Rabbi Gerald I. Wolpe, Rabbi Emeritus of Har Zion Temple, died Monday, May 18 after a courageous battle with pancreatic cancer.
For 30 years, Rabbi Wolpe was the spiritual leader of Har Zion Temple, a powerful 1,400-family Philadelphia synagogue. His retirement in the Spring of 1999, and the synagogue’s search for a replacement, became the subject of the acclaimed 2002 book, “The New Rabbi” by Stephen Fried.
Gerald Wolpe was also the father of Rabbi David Wolpe, senior rabbi at Temple Sinai in Los Angeles, California.
Born in 1927 in Boston, Rabbi Wolpe was ordained at the Jewish Theological Seminary in 1953 where he also received a doctorate of divinity. He served as a Chaplain in the Second Marine Division and pulpit rabbi in Charleston, SC and Harrisburg, PA before coming to Har Zion in 1969.
Well known within religious and academic circles as an expert in bioethics, caregiving and medical education, Rabbi Wolpe served as director of the Louis Finkelstein Institute for Religious and Social Studies at the Jewish Theological Seminary from 1997 to 2002. From 1996 to July 1999 he served as chairman of the advisory committee of the Bioethics Center at the University of Pennsylvania. He served as a member of the Executive Committee of the Aphasia Society, the Advisory Committee of the Families and Health Care Project of the United Hospital Fund and was a resource expert in Jewish Bioethics for the “Ask the Rabbi” website of America Online. His chapter “A Crisis of Caregiving, A Crisis of Faith,” appeared in the book, Always on Call: When Illness Turns Families Into Caregivers, published in October 2000.
Rabbi Wolpe lectured frequently on bioethics. According to an 2007 article in The Daily Pennsylvannian, he consulted with the producers of the television medical drama “Grey’s Anatomy” for advice on plot lines, especially those involving the impact of death on medical students.
His previous academic positions include lecturer on bioethics and health legislation at Yale University, Clinical Assistant Professor at Hahnemann Medical College/Medical College of Pennsylvania and lecturer on professional education at the Thomas Jefferson University.
Rabbi Wolpe’s service to the Philadelphia community has included membership on the Boards of Directors of the Federation of Jewish Agencies and Akiba Academy and he is a past President of the Board of Rabbis of the Greater Delaware Valley. He also served as Chairman of the Journalistic Standards Committee for The Jewish Exponent.
“What we missed most was his voice,” writes Fried in the opening chapter of “The New Rabbi.” “Our rabbi could make the most stilted English translation of prayer sound like Shakespeare. His voice was muscular and musical, with an accent that sounded vaguely British at first, but later revealed itself to be all-American, with leftover ‘aahs from Boston.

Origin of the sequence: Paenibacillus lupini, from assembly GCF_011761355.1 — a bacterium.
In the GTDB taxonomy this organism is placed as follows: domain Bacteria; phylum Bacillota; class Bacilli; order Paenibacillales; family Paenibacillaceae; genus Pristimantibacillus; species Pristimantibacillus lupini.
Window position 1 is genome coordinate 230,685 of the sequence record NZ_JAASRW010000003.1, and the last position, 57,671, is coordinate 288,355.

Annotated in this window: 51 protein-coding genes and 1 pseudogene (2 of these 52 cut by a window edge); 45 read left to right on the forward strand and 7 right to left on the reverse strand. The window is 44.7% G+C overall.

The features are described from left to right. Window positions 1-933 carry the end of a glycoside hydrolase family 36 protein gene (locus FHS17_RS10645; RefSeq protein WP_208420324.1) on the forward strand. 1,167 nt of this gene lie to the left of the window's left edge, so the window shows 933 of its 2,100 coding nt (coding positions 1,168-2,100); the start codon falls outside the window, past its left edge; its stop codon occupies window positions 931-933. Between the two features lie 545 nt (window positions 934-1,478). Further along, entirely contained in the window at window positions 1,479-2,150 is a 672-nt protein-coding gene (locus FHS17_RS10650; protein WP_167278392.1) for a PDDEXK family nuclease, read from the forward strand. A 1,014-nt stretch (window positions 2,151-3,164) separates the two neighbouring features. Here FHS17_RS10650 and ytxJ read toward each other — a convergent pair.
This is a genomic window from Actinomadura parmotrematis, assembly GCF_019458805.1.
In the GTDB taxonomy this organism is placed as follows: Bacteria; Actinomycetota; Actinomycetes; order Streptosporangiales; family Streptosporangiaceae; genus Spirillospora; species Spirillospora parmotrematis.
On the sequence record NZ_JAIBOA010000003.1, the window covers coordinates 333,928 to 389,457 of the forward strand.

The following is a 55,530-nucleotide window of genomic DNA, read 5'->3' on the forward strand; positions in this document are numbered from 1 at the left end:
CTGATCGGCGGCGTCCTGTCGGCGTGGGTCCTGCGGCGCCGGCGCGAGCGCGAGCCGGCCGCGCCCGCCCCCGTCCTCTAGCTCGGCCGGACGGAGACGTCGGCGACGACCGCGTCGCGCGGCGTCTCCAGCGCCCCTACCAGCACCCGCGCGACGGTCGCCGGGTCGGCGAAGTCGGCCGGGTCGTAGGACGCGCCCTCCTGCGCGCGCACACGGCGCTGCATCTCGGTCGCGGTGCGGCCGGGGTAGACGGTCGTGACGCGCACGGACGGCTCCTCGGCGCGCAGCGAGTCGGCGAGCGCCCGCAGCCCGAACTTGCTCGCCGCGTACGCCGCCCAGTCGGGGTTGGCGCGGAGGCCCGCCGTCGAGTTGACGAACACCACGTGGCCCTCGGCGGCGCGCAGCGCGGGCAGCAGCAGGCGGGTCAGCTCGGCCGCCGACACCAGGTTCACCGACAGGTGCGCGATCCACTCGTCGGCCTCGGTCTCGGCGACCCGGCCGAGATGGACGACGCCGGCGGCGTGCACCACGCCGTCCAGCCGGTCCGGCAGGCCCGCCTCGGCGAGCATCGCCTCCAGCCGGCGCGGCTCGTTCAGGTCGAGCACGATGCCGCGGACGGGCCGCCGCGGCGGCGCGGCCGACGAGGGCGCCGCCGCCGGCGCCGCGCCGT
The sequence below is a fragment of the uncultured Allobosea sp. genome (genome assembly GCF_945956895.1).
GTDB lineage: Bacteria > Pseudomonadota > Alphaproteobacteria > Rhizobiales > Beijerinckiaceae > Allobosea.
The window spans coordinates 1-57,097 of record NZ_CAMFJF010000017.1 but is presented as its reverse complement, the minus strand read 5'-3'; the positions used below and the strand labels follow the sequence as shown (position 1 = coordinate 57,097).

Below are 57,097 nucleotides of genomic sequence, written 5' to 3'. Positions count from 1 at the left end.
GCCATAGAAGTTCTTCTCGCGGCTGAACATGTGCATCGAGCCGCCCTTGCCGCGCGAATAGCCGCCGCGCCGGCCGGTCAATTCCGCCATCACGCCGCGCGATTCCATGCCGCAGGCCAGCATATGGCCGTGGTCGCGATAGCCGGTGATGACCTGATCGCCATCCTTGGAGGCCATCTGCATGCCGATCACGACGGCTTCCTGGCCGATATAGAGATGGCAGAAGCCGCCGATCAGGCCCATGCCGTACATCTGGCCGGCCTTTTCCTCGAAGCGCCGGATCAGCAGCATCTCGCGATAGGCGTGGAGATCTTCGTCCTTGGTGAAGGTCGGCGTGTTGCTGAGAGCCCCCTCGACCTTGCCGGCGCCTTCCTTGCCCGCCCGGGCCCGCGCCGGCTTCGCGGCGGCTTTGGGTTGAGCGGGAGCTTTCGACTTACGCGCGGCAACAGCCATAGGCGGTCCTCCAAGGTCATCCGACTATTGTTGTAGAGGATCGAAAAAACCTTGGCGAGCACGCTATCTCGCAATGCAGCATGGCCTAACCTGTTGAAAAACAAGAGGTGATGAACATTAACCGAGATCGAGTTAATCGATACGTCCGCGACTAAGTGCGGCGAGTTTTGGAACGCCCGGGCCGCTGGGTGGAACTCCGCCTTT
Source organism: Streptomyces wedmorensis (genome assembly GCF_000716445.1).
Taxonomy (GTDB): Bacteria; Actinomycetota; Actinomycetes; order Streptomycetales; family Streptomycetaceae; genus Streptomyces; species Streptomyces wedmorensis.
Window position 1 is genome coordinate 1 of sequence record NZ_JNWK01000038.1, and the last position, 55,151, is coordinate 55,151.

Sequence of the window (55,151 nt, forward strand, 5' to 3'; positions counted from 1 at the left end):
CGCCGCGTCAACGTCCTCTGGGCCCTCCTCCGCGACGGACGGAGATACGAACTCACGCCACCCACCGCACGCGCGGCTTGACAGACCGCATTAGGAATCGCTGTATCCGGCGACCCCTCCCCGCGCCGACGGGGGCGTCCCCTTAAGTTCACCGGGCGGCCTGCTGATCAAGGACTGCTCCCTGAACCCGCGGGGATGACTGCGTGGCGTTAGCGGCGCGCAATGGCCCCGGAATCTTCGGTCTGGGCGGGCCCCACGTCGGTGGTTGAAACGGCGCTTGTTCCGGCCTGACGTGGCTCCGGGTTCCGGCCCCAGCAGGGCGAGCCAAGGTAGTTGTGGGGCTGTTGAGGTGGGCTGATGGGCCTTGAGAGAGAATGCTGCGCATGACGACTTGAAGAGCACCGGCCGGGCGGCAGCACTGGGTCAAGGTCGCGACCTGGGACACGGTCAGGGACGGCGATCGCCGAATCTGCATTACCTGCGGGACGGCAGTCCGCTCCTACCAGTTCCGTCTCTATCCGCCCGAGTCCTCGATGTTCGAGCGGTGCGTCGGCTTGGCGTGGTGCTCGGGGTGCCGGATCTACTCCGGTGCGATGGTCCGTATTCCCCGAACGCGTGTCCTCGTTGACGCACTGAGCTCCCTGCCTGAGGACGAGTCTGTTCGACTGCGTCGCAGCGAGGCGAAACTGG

“This was not like the voice of God. Rabbis do not aspire to divinity. They have jobs in an industry that has, like many others, shifted from manufacturing to service. Rabbis are employees, religion workers, with unions and contracts and job-related injuries. They have to negotiate dental with the very congregants they must inspire.
“Still, while rabbis do not speak for God, some of them have God-given gifts. Rabbi Gerald Wolpe’s gift was his voice.
“My dad had a story he loved to tell about the day when Wolpe took the makeshift stage of a flatbed truck in the parking lot of the Harrisburg Jewish Community Center. It was the summer of 1967, the height of the Six-Day War. And the rabbi brought home this crisis from halfway across the world with such eloquent urgency that my parents were inspired to pledge to Israel, then and there, every last cent they had saved for brand-new wall-to-wall carpeting. Anyone who ever saw the mud-gray shag they wanted to replace would have to agree this qualified as a miracle. And it was documented for posterity. There was a record album made of the speech. My parents bought that, too.
But then Rabbi Wolpe left us. And we never forgave him for taking the voice away.”
Rabbi Wolpe is survived by his wife Elaine, sons Paul, Stephen, David and Daniel and eight grandchildren.
The funeral will be held on Tuesday, May 19 at 1:00 PM at Har Zion Temple, Penn Valley. Pennsylvania. The family will be sitting shivah in Pennsylvania at the Wolpe residence.
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